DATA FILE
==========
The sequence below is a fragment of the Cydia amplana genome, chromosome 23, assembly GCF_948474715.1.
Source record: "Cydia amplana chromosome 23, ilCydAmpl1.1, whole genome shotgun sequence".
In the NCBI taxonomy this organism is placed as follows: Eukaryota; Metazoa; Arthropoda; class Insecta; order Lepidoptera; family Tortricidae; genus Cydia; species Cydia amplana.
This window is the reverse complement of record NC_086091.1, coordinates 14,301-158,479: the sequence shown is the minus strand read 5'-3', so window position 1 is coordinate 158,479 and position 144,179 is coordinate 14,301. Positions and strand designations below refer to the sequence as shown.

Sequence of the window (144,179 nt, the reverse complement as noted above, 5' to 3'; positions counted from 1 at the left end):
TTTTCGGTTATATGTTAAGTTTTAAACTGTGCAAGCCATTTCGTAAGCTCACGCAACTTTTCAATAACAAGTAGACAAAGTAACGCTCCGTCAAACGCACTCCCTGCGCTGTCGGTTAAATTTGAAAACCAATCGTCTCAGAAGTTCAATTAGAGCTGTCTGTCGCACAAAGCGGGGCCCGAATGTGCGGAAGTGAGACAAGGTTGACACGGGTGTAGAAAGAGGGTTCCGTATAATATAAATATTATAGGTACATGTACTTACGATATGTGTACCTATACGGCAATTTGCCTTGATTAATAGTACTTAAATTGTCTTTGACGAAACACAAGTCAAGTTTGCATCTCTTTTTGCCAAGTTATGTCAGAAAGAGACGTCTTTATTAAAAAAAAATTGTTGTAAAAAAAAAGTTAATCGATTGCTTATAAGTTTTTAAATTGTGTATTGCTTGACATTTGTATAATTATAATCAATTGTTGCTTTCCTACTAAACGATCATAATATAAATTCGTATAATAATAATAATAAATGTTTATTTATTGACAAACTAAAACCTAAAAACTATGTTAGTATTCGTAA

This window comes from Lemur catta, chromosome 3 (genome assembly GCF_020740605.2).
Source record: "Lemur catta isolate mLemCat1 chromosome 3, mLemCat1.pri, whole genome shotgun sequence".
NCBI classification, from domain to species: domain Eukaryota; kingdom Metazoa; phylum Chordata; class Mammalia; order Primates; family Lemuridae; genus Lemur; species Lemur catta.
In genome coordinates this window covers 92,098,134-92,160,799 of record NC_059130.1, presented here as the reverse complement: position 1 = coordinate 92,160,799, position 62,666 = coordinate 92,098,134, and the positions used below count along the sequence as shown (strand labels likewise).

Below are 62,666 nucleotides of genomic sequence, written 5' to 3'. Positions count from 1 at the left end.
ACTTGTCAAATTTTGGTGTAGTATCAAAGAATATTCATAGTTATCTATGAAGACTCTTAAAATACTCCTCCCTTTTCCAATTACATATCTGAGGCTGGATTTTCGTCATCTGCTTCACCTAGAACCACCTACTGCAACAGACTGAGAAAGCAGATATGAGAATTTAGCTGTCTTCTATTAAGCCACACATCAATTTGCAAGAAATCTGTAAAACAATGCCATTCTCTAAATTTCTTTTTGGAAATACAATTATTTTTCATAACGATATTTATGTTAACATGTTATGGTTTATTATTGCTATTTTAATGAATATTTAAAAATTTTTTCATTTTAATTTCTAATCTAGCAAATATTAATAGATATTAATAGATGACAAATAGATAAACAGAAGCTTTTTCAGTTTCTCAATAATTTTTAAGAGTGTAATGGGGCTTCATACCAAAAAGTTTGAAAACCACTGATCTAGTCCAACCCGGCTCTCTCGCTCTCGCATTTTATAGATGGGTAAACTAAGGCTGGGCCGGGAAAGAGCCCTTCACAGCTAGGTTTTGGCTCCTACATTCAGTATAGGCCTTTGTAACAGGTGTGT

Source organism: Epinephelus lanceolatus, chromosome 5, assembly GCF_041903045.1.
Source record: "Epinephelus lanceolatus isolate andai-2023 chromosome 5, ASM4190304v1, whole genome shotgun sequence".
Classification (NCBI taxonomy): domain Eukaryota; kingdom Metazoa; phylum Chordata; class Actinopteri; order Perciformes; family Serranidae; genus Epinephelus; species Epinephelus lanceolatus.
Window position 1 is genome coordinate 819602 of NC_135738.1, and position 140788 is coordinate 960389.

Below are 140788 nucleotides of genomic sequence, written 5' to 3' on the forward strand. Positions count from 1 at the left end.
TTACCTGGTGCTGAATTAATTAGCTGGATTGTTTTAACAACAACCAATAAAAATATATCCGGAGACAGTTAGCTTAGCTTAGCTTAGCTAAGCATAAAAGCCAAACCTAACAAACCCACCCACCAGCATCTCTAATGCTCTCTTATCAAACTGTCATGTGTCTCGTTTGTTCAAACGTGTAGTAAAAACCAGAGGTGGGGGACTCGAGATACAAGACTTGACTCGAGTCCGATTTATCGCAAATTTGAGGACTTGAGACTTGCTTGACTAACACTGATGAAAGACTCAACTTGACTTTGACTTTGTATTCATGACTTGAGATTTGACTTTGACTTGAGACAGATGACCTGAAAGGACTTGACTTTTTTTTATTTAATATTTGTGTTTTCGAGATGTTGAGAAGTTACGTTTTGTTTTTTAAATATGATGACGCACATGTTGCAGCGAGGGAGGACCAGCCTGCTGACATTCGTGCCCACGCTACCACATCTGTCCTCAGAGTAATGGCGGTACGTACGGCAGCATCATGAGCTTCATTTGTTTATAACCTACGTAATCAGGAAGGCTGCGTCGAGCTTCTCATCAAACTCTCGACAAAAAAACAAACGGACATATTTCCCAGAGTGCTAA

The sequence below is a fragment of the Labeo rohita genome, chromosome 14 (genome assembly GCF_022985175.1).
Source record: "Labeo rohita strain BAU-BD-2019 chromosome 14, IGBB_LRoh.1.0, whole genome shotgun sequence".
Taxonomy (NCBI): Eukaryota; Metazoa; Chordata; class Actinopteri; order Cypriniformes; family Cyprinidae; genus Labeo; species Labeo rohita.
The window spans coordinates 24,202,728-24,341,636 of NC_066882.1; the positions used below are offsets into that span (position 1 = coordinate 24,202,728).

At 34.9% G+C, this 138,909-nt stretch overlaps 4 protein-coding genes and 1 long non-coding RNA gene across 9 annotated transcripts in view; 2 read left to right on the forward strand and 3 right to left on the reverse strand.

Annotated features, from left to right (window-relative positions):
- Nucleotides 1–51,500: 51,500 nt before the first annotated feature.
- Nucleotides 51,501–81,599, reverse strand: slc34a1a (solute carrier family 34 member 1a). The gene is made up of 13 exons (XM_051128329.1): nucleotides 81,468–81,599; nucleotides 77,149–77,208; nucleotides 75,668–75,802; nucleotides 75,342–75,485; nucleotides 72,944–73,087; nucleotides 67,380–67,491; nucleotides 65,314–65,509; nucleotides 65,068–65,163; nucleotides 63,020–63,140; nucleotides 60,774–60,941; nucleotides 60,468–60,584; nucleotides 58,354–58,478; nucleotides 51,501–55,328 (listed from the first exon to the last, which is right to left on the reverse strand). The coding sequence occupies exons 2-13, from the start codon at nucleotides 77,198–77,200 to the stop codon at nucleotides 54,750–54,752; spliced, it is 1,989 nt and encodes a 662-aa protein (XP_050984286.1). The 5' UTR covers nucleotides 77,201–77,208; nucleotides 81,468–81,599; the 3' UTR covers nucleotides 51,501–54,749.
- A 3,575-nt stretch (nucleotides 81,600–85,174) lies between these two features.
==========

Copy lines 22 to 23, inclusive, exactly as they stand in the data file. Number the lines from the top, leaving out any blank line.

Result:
The window spans coordinates 24,202,728-24,341,636 of NC_066882.1; the positions used below are offsets into that span (position 1 = coordinate 24,202,728).

At 34.9% G+C, this 138,909-nt stretch overlaps 4 protein-coding genes and 1 long non-coding RNA gene across 9 annotated transcripts in view; 2 read left to right on the forward strand and 3 right to left on the reverse strand.